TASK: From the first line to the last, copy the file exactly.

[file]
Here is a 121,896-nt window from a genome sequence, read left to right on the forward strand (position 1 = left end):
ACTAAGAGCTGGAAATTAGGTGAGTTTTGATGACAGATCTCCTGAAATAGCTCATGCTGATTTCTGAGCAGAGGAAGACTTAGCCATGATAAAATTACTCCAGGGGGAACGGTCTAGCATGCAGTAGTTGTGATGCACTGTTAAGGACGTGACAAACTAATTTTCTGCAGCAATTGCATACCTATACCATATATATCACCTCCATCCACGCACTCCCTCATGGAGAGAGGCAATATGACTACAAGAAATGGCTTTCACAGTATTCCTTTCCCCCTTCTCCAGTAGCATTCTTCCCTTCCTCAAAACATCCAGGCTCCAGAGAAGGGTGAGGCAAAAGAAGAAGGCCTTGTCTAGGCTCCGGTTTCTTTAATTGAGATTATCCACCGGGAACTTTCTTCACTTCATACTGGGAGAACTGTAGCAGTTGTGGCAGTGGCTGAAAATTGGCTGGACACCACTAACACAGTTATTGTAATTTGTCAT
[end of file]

Here is a 121,896-nt window from a genome sequence, read left to right on the forward strand (position 1 = left end):
ACTAAGAGCTGGAAATTAGGTGAGTTTTGATGACAGATCTCCTGAAATAGCTCATGCTGATTTCTGAGCAGAGGAAGACTTAGCCATGATAAAATTACTCCAGGGGGAACGGTCTAGCATGCAGTAGTTGTGATGCACTGTTAAGGACGTGACAAACTAATTTTCTGCAGCAATTGCATACCTATACCATATATATCACCTCCATCCACGCACTCCCTCATGGAGAGAGGCAATATGACTACAAGAAATGGCTTTCACAGTATTCCTTTCCCCCTTCTCCAGTAGCATTCTTCCCTTCCTCAAAACATCCAGGCTCCAGAGAAGGGTGAGGCAAAAGAAGAAGGCCTTGTCTAGGCTCCGGTTTCTTTAATTGAGATTATCCACCGGGAACTTTCTTCACTTCATACTGGGAGAACTGTAGCAGTTGTGGCAGTGGCTGAAAATTGGCTGGACACCACTAACACAGTTATTGTAATTTGTCAT